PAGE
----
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  #1  
Old 01-11-2015
kaskuser kaskuser is offline
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Question Please help: Dead PC

I'm just an end-user, not a technician.

I was trying to reuse an abandoned AMD Sempron 3000+ desktop PC.
When the Power button was pressed, the PC was still off, even PSU's fan was off.

I had tried replacing the PSU with another one, replacing the system unit casing (just in case the Front Panel were damaged), but the PC was still off.

I had also tried turning on only the PSU (directly connected to the electric power source), but its fan was off too.

Is it the PSU, motherboard, or else, that is damaged and needs to be replaced?

Thanks in advance.
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Old 01-11-2015
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If a known working PSU won't start the PC up, then it's probably the motherboard.

By the way, what do you mean by "I had also tried turning on only the PSU (directly connected to the electric power source), but its fan was off too."? Did you try the paperclip start method (shorting the green wire to a black wire on the ATX connector)? An ATX power supply won't just turn on by itself when you connect it to the mains power.
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  #3  
Old 01-11-2015
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Quote:
Originally Posted by kaskuser View Post
When the Power button was pressed, the PC was still off, even PSU's fan was off.
Make sure the power button is properly connected to the correct two pins of the motherboard. Remember: The motherboard tells the PSU to turn on. There's no direct connection between the power button and the PSU.

Quote:
Originally Posted by kaskuser View Post
I had also tried turning on only the PSU (directly connected to the electric power source), but its fan was off too.
That won't do anything. The motherboard has to tell the PSU to turn on. If you are trying to power up a PSU by itself, you have to bridge the green wire with a ground wire to emulate the motherboard. This is what c_hegge is suggesting.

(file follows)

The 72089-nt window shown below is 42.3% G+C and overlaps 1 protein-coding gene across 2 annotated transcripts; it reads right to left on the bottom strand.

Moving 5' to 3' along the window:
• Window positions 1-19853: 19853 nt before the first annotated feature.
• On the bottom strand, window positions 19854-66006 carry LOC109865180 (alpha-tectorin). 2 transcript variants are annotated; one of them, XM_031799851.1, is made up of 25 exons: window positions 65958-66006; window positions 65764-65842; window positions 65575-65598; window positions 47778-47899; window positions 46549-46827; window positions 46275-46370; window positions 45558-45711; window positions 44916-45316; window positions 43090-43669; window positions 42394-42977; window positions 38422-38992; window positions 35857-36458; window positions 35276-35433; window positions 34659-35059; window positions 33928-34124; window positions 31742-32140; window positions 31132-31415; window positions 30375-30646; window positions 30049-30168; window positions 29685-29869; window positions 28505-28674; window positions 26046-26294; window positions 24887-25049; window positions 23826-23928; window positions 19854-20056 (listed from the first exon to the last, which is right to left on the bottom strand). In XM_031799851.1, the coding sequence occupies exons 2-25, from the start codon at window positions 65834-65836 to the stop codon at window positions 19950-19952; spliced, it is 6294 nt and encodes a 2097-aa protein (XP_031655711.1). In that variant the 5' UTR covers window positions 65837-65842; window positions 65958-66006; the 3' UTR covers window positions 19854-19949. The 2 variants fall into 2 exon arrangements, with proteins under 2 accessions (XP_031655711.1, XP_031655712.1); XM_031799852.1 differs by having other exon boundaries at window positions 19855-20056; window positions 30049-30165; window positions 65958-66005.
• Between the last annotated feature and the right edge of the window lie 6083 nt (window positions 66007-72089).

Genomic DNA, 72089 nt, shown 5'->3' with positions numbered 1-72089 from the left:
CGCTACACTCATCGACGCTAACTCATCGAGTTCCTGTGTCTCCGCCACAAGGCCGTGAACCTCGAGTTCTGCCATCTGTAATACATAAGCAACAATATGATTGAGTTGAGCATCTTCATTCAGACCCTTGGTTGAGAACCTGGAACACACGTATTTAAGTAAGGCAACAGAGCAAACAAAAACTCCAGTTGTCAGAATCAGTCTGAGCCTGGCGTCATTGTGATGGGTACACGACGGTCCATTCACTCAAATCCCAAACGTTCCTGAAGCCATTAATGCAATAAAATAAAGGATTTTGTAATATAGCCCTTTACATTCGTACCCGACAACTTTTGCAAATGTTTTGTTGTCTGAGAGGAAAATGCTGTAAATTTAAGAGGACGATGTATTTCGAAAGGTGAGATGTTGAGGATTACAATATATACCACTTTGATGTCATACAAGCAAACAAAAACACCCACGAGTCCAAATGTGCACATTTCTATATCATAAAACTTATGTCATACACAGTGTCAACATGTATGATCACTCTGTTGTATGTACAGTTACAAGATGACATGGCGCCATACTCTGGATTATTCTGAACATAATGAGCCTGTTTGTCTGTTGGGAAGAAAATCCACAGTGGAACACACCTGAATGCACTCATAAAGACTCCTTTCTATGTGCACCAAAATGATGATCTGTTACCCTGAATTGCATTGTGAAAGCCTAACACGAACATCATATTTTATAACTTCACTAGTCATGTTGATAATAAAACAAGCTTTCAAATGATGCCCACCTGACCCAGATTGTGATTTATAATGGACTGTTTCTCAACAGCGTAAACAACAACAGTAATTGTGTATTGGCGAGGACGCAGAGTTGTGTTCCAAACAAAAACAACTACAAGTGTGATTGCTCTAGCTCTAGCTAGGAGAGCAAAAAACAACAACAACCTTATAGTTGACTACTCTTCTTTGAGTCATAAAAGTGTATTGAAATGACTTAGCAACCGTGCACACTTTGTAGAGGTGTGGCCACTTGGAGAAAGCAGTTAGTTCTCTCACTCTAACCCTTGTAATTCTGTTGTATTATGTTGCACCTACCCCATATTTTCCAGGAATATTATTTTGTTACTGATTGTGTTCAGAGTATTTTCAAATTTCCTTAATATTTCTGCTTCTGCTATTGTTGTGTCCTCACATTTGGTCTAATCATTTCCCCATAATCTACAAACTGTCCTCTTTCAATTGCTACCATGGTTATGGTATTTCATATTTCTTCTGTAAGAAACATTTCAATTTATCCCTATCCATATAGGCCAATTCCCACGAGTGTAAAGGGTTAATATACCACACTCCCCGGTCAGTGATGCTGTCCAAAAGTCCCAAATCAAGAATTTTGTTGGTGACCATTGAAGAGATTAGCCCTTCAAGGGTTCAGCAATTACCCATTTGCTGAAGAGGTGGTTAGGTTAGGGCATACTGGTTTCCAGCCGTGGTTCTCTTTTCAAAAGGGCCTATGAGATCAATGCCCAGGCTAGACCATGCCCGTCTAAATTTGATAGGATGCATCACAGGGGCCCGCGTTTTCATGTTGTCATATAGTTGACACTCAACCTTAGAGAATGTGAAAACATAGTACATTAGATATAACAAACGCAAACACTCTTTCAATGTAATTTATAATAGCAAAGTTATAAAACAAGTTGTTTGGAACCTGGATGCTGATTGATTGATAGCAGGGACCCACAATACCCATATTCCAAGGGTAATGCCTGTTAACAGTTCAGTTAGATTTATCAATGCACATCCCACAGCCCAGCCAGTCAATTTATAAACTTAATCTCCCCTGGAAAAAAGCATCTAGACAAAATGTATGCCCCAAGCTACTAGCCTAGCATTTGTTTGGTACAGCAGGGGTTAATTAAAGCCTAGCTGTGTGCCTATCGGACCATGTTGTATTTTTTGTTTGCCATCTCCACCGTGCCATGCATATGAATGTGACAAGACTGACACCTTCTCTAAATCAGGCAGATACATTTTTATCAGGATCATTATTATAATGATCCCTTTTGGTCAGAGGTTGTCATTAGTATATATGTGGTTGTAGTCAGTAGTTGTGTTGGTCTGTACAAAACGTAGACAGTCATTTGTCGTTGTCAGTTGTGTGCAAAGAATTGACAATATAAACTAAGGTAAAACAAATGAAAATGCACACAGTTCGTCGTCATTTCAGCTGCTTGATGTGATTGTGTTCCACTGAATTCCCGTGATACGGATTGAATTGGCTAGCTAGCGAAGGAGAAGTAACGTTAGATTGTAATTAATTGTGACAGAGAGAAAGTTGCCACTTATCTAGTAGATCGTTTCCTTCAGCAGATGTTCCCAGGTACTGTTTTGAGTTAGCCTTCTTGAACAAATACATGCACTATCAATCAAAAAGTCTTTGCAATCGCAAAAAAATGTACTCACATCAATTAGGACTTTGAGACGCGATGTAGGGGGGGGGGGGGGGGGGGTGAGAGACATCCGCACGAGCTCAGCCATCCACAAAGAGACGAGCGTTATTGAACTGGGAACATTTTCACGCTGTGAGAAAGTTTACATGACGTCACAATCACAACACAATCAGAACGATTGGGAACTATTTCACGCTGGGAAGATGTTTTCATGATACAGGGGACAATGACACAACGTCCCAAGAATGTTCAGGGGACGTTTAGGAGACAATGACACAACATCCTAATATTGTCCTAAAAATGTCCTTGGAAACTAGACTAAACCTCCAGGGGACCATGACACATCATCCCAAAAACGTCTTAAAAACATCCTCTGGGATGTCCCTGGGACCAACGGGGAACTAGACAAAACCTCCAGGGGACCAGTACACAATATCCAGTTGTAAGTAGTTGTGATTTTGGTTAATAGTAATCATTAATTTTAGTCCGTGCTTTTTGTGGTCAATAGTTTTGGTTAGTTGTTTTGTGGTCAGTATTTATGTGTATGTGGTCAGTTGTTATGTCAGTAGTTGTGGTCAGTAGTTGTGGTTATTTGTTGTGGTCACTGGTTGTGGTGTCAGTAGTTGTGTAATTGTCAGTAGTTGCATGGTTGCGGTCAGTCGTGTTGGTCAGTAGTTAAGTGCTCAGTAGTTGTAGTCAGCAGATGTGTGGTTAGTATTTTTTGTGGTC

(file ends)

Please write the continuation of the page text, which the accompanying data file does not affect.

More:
When all else fails, you should try just the motherboard, outside of the case with just the PSU and no other components to see if you can at least get power to the board.
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  #4  
Old 01-12-2015
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Quote:
Originally Posted by jonnyGURU View Post
That won't do anything. The motherboard has to tell the PSU to turn on. If you are trying to power up a PSU by itself, you have to bridge the green wire with a ground wire to emulate the motherboard. This is what c_hegge is suggesting.
Thanks jonnyGURU and c_hegge, many people suggested to me to do that but I didn't understand, until you guys mentioned that. BTW, will I be electrocuted when bridging the green wire with a ground wire while connecting the PSU to the A/C power source?
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Old 01-12-2015
Coornio Coornio is offline
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Quote:
Originally Posted by kaskuser View Post
Thanks jonnyGURU and c_hegge, many people suggested to me to do that but I didn't understand, until you guys mentioned that. BTW, will I be electrocuted when bridging the green wire with a ground wire while connecting the PSU to the A/C power source?
I don't know about that, but I reckon that if you wear protective gloves you won't be :P
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Old 01-12-2015
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No, you won't be electrocuted unless you open up the PSU and grab onto the AC side. So don't open the PSU - there are no "user-serviceable" parts inside anyway.

The output side of the PSU is at most +12VDC and not enough current to kill you (don't know what happens if you have an implanted heart pacemaker - so I would avoid that if that is the case).

FTR, I am not a fan of the paper clip method. For one, older PSUs may have been made before color coding became required. And for another reason, no load is put on the supply with the paper clip so all you know is that the PSU will turn on, not that it is outputting the correct voltages.

I recommend using one of these PSU Testers. They are safe, provide a small load, and these better testers also indicate the actual voltages - lesser models use LEDs to indicate the voltage is just within some "range".
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  #7  
Old 01-12-2015
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Thanks everyone, Digerati for the PSU Tester link.

I just tested both PSUs by wiring the green wire and black/ground wire, then connected them to the A/C electric power. Both PSUs were switched on. So I guess it's not the PSUs that are broken.

Could it be the motherboard?

How do I test whether a motherboard is healthy or damaged? Is there some device like the PSU Tester mentioned by Digerati?

Thanks again~ ^^
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Old 01-12-2015
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Quote:
How do I test whether a motherboard is healthy or damaged? Is there some device like the PSU Tester mentioned by Digerati?
I wish - but with 1000s of different motherboard out there, a simple plug in tester is not possible.

Unfortunately, there is no simple test that does not risk damaging mounted devices, like the CPU and RAM. You can take it to a shop and let them risk their spare CPU and RAM. Most shops have some laying around they can (reluctantly, no doubt) sacrifice.
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  #9  
Old 01-13-2015
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Thanks again Digerati ^^

Last edited by kaskuser; 01-14-2015 at 01:53 AM.
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